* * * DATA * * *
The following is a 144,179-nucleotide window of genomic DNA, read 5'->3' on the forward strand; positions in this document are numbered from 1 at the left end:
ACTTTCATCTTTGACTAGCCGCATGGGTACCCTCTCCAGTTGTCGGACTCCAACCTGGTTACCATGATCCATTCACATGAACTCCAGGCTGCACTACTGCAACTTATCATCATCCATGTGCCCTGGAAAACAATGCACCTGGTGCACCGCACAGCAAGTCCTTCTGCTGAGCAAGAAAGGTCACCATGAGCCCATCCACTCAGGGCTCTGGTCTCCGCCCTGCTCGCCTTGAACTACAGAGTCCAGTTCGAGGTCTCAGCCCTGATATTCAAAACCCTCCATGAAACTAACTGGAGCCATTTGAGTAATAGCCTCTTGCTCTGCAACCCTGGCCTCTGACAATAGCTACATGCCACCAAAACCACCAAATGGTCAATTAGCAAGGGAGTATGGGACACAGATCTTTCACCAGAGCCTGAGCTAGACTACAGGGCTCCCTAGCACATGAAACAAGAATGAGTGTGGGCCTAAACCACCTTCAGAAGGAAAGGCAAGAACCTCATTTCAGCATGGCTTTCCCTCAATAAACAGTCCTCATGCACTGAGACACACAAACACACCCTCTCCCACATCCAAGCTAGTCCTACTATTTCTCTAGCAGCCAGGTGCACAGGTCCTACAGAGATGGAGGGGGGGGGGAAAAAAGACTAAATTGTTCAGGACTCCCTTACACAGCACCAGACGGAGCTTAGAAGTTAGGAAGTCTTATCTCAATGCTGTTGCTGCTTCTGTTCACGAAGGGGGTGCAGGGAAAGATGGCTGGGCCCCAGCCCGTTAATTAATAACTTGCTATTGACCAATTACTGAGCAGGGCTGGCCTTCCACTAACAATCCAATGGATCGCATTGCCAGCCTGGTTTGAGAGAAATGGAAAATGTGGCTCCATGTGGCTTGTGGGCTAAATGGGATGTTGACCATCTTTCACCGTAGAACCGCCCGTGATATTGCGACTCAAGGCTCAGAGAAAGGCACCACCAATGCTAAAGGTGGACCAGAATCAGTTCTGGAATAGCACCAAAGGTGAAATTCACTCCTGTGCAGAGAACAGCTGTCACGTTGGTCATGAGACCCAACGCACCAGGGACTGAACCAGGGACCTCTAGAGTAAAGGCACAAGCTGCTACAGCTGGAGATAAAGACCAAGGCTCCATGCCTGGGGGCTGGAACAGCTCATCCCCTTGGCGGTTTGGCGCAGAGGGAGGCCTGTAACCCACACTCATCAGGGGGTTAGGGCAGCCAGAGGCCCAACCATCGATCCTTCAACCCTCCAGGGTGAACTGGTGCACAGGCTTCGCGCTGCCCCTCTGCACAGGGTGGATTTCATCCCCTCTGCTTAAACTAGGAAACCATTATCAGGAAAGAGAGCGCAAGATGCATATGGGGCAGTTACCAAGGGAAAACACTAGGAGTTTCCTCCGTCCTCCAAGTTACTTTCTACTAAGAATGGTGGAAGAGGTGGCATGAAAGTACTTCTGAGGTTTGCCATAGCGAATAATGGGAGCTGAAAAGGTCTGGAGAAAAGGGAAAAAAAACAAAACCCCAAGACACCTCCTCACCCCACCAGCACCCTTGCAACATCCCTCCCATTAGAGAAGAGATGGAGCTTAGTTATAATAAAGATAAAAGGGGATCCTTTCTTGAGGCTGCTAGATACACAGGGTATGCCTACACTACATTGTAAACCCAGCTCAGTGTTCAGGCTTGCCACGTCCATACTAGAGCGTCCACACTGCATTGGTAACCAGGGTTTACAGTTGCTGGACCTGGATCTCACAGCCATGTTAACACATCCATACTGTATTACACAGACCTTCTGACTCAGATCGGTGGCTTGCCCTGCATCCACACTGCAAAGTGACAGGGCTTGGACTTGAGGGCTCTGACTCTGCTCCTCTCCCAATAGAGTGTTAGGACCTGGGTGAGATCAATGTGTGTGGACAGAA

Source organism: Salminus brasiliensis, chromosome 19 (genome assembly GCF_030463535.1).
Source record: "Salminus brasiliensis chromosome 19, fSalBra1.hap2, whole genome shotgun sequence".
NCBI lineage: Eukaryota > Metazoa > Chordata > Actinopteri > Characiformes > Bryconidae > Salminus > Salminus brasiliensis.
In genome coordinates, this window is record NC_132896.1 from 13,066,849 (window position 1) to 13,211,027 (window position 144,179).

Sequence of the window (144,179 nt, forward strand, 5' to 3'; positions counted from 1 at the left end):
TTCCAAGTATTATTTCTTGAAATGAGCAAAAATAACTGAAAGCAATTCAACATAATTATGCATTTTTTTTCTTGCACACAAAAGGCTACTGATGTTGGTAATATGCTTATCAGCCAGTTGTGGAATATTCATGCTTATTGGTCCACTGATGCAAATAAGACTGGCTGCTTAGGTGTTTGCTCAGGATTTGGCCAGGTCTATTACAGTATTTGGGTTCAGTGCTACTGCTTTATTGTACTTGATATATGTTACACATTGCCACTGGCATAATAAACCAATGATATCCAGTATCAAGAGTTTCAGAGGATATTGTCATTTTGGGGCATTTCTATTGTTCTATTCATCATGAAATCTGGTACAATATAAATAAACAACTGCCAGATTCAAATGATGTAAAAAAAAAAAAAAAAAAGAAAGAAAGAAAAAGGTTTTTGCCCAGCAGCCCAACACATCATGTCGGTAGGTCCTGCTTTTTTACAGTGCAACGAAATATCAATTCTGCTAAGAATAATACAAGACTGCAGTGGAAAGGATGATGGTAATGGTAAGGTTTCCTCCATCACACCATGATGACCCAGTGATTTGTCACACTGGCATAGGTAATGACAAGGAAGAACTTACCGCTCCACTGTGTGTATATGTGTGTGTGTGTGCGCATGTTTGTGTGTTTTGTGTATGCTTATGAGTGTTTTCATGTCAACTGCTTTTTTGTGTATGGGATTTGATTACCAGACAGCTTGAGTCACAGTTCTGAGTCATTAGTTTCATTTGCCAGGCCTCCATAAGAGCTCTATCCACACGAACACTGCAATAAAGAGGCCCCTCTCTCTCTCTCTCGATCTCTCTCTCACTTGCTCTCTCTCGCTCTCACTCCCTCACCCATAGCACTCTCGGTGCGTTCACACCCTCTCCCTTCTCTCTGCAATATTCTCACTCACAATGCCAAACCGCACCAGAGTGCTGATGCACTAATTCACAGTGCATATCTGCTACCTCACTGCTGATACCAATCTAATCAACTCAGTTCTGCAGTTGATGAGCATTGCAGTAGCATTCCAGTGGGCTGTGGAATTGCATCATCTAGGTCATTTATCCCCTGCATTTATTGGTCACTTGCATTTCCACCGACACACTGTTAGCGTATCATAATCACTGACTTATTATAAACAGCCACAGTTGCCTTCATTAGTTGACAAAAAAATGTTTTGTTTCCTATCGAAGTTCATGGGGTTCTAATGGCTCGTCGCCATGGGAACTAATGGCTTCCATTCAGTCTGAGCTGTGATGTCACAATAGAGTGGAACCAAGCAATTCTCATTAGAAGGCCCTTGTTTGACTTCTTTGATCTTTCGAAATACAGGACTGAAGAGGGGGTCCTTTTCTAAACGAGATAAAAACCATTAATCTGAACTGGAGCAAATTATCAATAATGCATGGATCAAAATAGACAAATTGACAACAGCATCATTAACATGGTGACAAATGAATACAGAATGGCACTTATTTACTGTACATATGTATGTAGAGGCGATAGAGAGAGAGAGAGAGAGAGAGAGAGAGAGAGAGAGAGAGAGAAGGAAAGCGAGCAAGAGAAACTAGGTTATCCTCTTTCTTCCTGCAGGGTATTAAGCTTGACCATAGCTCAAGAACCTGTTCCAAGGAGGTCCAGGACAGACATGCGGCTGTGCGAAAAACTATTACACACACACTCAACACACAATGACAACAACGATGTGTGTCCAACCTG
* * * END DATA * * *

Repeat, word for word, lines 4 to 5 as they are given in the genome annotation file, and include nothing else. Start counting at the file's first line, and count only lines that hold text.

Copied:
Source record: "Salminus brasiliensis chromosome 19, fSalBra1.hap2, whole genome shotgun sequence".
NCBI lineage: Eukaryota > Metazoa > Chordata > Actinopteri > Characiformes > Bryconidae > Salminus > Salminus brasiliensis.